Connie, Diane, and Brenda are determined to rise above their rough-and-tumble Queens, NY neighborhood by topping the pop music charts with their girl group, The Queen Bees. They soon realize that their meteoric rise comes with a price, as relationships strain and their rebellious music falls quickly out of fashion. Featuring hit songs from the '60s such as “Leader of the Pack,” “My Boyfriend’s Back,” and “The Boy From New York City,” The Queen Bees revs up audiences with its high-octane musical score.
A Clean Version of this show is also available for your group! Notes on these approved changes are included in the perusal script and production script.
In the early 1960s, three girls from a working-class neighborhood in Queens form a girl group, determined to make their way out of the “hood.” Brenda is rebellious, Diane, her older sister, is conservative, and Connie is determined to be a star. They perform at a Bar Mitzvah to hone their skills.
In a room in Brenda and Diane’s tenement apartment, Connie, the driving force behind the group, insists that the girls need to decide which songs to sing at the Rock ‘n Hop, coming up soon at their high school. Their manager promised her that a record producer named Flash will be coming to see their act, and Connie believes this is their big chance. Diane is offended by Brenda’s provocative sexual behavior, which even informs her understanding of popular song lyrics. Just when they decide which songs to sing and begin to rehearse, Diane’s boyfriend drives by on a motorcycle and crashes.
Diane is in mourning for her boyfriend and afraid to perform, as their appearance at Rock ‘n Hop is about to start. Connie encourages her— then forces her. At the Rock ‘n Hop, the girls each sing a solo, and the high school crowd goes wild.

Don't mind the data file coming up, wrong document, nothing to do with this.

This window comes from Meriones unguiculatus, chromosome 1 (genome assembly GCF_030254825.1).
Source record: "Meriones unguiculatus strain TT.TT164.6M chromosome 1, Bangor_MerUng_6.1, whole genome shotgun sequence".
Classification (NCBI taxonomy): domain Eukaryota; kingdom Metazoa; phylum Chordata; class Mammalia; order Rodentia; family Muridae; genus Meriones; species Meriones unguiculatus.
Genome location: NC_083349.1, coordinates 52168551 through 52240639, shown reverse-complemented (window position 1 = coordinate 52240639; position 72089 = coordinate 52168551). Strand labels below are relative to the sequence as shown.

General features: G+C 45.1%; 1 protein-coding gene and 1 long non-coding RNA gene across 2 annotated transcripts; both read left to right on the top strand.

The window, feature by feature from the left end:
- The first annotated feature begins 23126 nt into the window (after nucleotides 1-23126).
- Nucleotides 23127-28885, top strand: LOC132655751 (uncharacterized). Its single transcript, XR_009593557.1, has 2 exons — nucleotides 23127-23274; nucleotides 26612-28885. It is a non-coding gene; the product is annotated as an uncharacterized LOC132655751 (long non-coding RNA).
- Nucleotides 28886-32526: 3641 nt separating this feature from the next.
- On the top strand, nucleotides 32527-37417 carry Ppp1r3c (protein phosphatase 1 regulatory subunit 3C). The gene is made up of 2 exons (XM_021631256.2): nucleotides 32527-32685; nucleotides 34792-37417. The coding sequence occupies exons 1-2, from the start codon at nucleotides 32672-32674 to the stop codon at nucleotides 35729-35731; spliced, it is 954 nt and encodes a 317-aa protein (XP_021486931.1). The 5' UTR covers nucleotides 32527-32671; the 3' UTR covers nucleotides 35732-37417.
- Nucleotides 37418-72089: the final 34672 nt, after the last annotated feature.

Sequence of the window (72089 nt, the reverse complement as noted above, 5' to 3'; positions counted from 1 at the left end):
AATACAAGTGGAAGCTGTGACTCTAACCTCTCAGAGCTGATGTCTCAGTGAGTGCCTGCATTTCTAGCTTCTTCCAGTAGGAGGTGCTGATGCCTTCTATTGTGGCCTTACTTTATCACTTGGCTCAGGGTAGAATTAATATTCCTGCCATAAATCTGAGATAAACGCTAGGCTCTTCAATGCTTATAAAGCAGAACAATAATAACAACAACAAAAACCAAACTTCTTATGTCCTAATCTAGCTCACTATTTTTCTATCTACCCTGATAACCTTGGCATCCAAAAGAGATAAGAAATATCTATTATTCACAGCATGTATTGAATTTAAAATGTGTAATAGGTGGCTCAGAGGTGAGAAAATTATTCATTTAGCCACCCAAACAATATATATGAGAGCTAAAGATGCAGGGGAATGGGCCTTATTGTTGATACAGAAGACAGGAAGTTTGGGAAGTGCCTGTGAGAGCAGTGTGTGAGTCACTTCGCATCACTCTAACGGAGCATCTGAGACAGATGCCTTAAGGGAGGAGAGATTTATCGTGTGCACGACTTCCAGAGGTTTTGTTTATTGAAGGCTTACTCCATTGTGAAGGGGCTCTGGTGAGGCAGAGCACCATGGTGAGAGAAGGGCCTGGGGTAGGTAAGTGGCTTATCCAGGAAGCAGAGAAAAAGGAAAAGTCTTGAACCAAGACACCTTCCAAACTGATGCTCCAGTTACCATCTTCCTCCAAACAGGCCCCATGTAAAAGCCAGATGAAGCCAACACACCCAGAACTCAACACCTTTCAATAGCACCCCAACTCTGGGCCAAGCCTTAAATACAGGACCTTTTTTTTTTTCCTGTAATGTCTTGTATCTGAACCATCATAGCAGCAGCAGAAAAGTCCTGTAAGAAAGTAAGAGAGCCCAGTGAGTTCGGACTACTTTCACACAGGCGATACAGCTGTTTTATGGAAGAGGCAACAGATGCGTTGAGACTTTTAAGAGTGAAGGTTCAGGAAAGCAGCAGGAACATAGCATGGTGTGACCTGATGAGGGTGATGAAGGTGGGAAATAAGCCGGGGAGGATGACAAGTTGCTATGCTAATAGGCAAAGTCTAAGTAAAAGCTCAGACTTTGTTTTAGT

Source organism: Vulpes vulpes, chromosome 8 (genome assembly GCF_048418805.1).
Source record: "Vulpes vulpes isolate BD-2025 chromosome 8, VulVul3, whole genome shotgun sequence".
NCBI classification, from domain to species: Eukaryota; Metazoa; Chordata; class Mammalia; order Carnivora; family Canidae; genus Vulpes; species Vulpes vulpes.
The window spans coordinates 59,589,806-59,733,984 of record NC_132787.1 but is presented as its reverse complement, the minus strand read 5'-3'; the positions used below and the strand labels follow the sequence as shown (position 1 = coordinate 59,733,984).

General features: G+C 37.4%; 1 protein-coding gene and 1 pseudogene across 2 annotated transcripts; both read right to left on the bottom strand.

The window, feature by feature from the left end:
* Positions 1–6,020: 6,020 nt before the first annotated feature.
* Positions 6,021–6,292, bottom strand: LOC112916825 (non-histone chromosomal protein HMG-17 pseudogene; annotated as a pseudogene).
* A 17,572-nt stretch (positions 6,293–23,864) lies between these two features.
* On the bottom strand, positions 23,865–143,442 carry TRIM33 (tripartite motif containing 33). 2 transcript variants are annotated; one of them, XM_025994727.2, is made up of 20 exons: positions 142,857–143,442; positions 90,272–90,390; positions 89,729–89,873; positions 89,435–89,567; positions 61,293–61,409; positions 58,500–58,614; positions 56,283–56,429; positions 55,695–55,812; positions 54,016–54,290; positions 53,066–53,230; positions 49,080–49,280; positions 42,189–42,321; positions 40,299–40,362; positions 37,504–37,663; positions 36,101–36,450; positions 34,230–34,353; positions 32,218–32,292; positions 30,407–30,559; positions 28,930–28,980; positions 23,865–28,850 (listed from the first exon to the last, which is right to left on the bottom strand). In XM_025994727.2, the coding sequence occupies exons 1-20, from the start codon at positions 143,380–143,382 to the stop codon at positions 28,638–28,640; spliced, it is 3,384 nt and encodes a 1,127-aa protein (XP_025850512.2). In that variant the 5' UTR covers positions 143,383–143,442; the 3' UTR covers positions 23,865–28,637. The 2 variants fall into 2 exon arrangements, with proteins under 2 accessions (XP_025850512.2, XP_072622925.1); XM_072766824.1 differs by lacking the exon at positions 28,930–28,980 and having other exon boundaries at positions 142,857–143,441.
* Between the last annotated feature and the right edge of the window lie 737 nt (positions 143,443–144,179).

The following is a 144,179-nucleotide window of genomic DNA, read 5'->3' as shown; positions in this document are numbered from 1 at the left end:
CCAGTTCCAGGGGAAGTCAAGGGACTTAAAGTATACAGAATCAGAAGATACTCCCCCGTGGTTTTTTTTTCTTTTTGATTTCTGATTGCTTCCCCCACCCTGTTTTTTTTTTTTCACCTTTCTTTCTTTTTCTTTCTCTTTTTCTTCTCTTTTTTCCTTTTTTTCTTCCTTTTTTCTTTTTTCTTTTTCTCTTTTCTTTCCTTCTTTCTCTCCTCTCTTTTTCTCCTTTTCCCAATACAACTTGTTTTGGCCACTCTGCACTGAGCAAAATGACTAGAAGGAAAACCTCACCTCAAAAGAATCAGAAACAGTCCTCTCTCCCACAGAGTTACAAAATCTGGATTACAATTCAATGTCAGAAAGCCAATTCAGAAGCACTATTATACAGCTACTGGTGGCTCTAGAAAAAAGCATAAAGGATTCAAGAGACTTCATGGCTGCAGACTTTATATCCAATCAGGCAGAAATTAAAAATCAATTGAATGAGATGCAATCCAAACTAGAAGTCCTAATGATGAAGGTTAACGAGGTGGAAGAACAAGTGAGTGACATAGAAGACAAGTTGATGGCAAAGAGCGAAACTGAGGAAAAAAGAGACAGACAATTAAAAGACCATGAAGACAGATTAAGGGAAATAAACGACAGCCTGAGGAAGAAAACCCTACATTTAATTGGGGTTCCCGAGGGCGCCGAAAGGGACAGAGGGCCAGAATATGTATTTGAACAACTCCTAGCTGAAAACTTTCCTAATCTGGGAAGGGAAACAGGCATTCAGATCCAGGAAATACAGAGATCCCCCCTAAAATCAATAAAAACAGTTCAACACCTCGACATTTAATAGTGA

Flash invites the girls to record a few songs at a studio in Manhattan. Brenda reveals that she had a fling with Flash after the Rock ‘n Hop. At the studio, Connie develops a crush on Gerry, one of the co-writers. Diane is now dating Joey, who was her first boyfriend. The girls’ distinct style, which involves talking before and during the songs, develops under Flash’s guidance. Despite Flash’s strange ideas such as including sound effects in the songs, Connie is convinced they will have a hit. She decides that the girls need a “look,” and one that will best suit the new songs is a tough-girl image, with boots and leather.
Just as they hoped, one of the songs they recorded with Flash makes it to #1, and the girls are the headliners on “Shindig!,” the music variety show for teenagers.
The most popular girl group in the country, the Queen Bees are in demand, and enjoying their success. They record commercials for beauty products, buy expensive clothes, and dine at fancy restaurants. Connie also tries her hand at writing songs. The Queen Bees are excited about their upcoming appearance on The Ed Sullivan Show.
But not long after, the British Invasion bumps the girls from the charts. In the “Shindig!” dressing room, Connie and Diane lament that they are no longer headliners. Brenda, becoming more rebellious, arrives late and unkempt. It’s clear that the group’s best days are behind them. Brenda and Diane complain about how hard they’ve been working, and the second-rate songs they’ve been given, but Connie tries to convince them to stick with it. They reminisce about the old days when they were in high school, before they had to worry about the pressure and unpredictability of the music business.